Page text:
“Design has too often been deployed at the low-value end of the product spectrum, putting the lipstick on the pig,” writes Dan Hill in Dark Matter & Trojan Horses. Hill is a UK designer and urbanist, and his book outlines some practical strategies that a designer can employ to break away from the problem framework. His methods may go some way to addressing the core issue as designers like Rudnick see it, and illustrate what a designer can do to take on wider responsibility in their work.

Hill appropriates Hitchcock’s concept of the MacGuffin, an inconsequential device used to power a story along. Think of the role of the Holy Grail in Indiana Jones. The grail itself is neither here nor there, but it provides a useful motivation for the japes and scrapes that Indy gets into along the way.

Hill’s MacGuffin is a low-carbon building in Finland. The real story is not the building itself, but the numerous sideline breakthroughs that happened in the process of getting it built. In the pursuit of a low-carbon outcome, the choice of wood as a key material in the construction of the project facilitated a revision of fire codes in Helsinki, which in turn allowed other construction projects to also use the material, and resulted in an economic uptick for the Finnish timber industry.

“When viewed in these wider strategic contexts,” Hill says, “the entire building itself is a mere detail, a distraction almost, which simply carries the other projects, gives them reason to exist, lends an excuse to develop them—and the orders of a construction project provide the necessary rigour to develop them well. It feels frivolous to say that a building costing millions of euros is but a mere detail, but in a sense it is.”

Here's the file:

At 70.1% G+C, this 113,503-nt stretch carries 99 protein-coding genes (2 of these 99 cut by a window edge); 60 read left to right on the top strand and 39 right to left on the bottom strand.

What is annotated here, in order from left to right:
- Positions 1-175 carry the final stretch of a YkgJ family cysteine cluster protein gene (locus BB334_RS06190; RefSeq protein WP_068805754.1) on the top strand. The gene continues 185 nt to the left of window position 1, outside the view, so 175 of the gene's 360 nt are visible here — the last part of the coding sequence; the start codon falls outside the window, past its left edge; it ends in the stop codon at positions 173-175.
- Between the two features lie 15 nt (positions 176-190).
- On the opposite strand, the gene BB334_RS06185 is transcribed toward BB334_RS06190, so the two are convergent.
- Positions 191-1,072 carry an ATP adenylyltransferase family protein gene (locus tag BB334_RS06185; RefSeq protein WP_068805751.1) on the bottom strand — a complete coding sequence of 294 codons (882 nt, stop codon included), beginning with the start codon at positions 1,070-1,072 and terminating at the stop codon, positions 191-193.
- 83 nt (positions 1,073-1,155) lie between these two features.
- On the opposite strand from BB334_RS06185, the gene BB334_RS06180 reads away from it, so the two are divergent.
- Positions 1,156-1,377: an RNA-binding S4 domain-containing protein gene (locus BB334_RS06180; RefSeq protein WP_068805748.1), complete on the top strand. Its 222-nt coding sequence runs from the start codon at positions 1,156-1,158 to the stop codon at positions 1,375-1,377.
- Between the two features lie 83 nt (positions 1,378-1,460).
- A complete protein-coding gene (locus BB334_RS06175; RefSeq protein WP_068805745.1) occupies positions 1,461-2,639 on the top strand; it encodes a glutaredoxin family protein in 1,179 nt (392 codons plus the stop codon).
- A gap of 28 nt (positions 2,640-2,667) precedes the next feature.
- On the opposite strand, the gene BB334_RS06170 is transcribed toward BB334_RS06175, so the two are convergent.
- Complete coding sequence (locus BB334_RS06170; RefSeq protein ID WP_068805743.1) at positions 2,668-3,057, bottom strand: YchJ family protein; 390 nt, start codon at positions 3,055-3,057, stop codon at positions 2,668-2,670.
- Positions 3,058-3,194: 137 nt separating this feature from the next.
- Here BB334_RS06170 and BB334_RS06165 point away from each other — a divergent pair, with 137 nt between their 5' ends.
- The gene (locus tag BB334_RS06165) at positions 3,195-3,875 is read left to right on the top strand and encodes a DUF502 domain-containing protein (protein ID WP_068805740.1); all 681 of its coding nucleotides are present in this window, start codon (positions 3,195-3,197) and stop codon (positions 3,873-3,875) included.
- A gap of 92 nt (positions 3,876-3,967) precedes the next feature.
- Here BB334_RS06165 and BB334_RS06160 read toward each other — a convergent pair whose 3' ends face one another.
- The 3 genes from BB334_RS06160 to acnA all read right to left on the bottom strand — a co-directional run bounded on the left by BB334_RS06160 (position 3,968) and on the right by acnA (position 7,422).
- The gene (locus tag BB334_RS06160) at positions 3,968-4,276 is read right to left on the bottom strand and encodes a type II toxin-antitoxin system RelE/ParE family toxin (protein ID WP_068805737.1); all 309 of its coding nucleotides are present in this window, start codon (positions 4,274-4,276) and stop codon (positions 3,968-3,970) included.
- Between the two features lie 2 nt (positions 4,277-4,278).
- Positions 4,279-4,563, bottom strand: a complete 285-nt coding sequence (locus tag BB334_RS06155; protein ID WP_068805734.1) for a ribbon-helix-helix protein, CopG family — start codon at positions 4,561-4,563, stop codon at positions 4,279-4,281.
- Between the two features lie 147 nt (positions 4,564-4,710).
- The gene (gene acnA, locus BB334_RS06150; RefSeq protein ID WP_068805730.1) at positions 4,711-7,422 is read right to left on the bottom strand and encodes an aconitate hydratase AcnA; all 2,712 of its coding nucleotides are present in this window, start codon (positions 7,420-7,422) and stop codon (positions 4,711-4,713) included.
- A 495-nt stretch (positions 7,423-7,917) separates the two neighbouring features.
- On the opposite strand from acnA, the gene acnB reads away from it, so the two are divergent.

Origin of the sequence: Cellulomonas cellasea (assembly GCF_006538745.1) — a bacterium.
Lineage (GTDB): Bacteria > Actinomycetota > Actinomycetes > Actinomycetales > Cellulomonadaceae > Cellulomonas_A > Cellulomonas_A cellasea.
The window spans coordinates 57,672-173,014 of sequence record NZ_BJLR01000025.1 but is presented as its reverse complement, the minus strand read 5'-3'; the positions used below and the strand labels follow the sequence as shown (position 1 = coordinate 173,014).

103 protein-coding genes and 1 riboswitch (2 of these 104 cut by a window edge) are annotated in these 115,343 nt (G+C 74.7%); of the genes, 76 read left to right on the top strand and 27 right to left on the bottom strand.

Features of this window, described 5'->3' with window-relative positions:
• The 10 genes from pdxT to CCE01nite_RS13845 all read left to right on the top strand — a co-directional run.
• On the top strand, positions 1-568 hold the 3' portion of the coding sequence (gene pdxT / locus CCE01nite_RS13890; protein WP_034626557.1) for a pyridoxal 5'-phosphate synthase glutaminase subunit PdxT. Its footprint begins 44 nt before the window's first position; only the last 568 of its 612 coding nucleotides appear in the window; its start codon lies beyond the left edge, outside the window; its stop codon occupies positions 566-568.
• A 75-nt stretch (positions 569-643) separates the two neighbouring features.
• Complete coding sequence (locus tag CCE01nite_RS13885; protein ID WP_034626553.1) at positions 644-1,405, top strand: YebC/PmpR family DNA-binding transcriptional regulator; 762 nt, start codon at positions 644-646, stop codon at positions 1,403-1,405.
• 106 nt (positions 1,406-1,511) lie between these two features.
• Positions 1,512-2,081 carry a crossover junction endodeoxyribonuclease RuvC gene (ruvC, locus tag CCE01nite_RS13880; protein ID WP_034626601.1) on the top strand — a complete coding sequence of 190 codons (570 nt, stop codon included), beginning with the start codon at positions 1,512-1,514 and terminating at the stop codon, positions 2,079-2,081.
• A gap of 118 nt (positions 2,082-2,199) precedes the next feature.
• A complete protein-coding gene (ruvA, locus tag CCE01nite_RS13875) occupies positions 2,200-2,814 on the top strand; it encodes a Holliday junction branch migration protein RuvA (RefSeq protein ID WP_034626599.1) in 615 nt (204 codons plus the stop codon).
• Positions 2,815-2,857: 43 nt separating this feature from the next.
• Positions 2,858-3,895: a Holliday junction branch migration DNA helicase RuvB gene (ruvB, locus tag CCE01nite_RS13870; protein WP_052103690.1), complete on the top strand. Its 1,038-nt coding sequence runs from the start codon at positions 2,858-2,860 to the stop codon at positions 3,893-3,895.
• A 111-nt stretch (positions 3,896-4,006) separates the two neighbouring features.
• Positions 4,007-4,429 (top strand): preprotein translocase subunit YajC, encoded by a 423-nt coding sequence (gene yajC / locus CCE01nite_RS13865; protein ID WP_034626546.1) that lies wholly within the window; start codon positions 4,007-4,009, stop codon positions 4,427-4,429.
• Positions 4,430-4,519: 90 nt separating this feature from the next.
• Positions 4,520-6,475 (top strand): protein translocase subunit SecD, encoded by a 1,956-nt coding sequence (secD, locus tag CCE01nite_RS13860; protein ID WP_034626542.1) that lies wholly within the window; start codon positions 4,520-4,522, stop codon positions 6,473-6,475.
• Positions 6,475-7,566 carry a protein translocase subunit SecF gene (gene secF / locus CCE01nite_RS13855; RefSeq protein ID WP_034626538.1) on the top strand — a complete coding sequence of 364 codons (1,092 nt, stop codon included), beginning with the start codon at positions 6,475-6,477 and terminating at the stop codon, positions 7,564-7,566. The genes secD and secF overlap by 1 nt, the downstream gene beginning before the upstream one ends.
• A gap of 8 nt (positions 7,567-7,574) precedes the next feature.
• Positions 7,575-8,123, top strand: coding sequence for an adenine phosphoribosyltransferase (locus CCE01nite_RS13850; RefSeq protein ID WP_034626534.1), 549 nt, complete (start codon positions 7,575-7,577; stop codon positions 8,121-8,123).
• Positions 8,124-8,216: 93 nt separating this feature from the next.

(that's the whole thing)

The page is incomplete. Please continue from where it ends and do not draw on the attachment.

Had a designer approached this project on the understanding that their role was that of a problem solver, the building would probably still have been built, but the wider benefits may have been ignored. The fire code restrictions may have become a limiting factor baked into the problem, with the prohibited use of wood being outlined as a key consideration to be met. Hill calls his approach “design stewardship,” and outlines the tricky act of balancing focus between the MacGuffin and its strategic benefit so that neither are left behind.

“Lose track of a building project by focusing on the strategic layer too much, and nothing gets realized. Focus pull on the building layer and all you have is that: a building, with no strategic impact.”

The idea of having a MacGuffin motivating a wider remit doesn’t just have to apply to a single project, but can also apply to a body of work. Graffiti Research Lab was a group of artists, designers, and technologists “dedicated to outfitting graffiti artists with open-source technologies for urban communication.” As a statement of intent it’s wonderfully irreverent, and that spirit follows through in the bulk of the group’s output. But as a MacGuffin it’s been very powerful, leading them to help develop an unexpectedly complex tool.

Eyewriter is assistive technology that enables sufferers of ALS to continue drawing through the movement of their eyes, powered by the open-source OpenFrameworks platform and low-cost hardware. The project even went on to develop integration for a robotic arm, and in 2010 won an Interaction Design of the Year award from London’s Design Museum. The motivator, open-source graffiti tools, plays second fiddle to an invention that allows anyone to use their eye movements as an input for a variety of tools.